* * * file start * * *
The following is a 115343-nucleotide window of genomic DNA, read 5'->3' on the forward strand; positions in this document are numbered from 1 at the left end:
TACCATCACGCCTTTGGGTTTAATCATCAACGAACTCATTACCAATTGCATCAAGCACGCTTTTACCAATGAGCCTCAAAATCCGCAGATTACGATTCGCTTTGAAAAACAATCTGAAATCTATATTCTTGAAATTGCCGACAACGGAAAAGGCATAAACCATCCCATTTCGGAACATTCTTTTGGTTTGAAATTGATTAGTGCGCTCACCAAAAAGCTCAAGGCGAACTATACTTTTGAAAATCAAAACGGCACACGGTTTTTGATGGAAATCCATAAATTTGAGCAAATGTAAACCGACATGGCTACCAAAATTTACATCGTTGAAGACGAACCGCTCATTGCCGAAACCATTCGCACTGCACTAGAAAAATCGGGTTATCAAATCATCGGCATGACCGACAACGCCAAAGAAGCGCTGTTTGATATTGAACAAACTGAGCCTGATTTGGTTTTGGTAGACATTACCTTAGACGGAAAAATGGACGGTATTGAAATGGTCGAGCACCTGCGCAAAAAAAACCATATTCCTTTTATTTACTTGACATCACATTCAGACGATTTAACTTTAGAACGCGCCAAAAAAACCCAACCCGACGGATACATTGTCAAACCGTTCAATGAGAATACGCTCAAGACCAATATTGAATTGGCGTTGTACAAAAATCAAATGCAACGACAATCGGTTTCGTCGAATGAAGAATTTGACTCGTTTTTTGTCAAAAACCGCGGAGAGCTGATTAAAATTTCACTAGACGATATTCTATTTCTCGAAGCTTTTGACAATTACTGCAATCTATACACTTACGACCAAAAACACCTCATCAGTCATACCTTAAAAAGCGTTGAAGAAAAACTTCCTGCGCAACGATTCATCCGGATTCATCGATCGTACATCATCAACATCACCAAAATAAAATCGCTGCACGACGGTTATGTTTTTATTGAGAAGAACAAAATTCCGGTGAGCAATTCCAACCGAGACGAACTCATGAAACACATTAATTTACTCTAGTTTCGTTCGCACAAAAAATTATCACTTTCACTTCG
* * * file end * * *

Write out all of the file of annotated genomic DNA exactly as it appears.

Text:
The following is a 115343-nucleotide window of genomic DNA, read 5'->3' on the forward strand; positions in this document are numbered from 1 at the left end:
TACCATCACGCCTTTGGGTTTAATCATCAACGAACTCATTACCAATTGCATCAAGCACGCTTTTACCAATGAGCCTCAAAATCCGCAGATTACGATTCGCTTTGAAAAACAATCTGAAATCTATATTCTTGAAATTGCCGACAACGGAAAAGGCATAAACCATCCCATTTCGGAACATTCTTTTGGTTTGAAATTGATTAGTGCGCTCACCAAAAAGCTCAAGGCGAACTATACTTTTGAAAATCAAAACGGCACACGGTTTTTGATGGAAATCCATAAATTTGAGCAAATGTAAACCGACATGGCTACCAAAATTTACATCGTTGAAGACGAACCGCTCATTGCCGAAACCATTCGCACTGCACTAGAAAAATCGGGTTATCAAATCATCGGCATGACCGACAACGCCAAAGAAGCGCTGTTTGATATTGAACAAACTGAGCCTGATTTGGTTTTGGTAGACATTACCTTAGACGGAAAAATGGACGGTATTGAAATGGTCGAGCACCTGCGCAAAAAAAACCATATTCCTTTTATTTACTTGACATCACATTCAGACGATTTAACTTTAGAACGCGCCAAAAAAACCCAACCCGACGGATACATTGTCAAACCGTTCAATGAGAATACGCTCAAGACCAATATTGAATTGGCGTTGTACAAAAATCAAATGCAACGACAATCGGTTTCGTCGAATGAAGAATTTGACTCGTTTTTTGTCAAAAACCGCGGAGAGCTGATTAAAATTTCACTAGACGATATTCTATTTCTCGAAGCTTTTGACAATTACTGCAATCTATACACTTACGACCAAAAACACCTCATCAGTCATACCTTAAAAAGCGTTGAAGAAAAACTTCCTGCGCAACGATTCATCCGGATTCATCGATCGTACATCATCAACATCACCAAAATAAAATCGCTGCACGACGGTTATGTTTTTATTGAGAAGAACAAAATTCCGGTGAGCAATTCCAACCGAGACGAACTCATGAAACACATTAATTTACTCTAGTTTCGTTCGCACAAAAAATTATCACTTTCACTTCG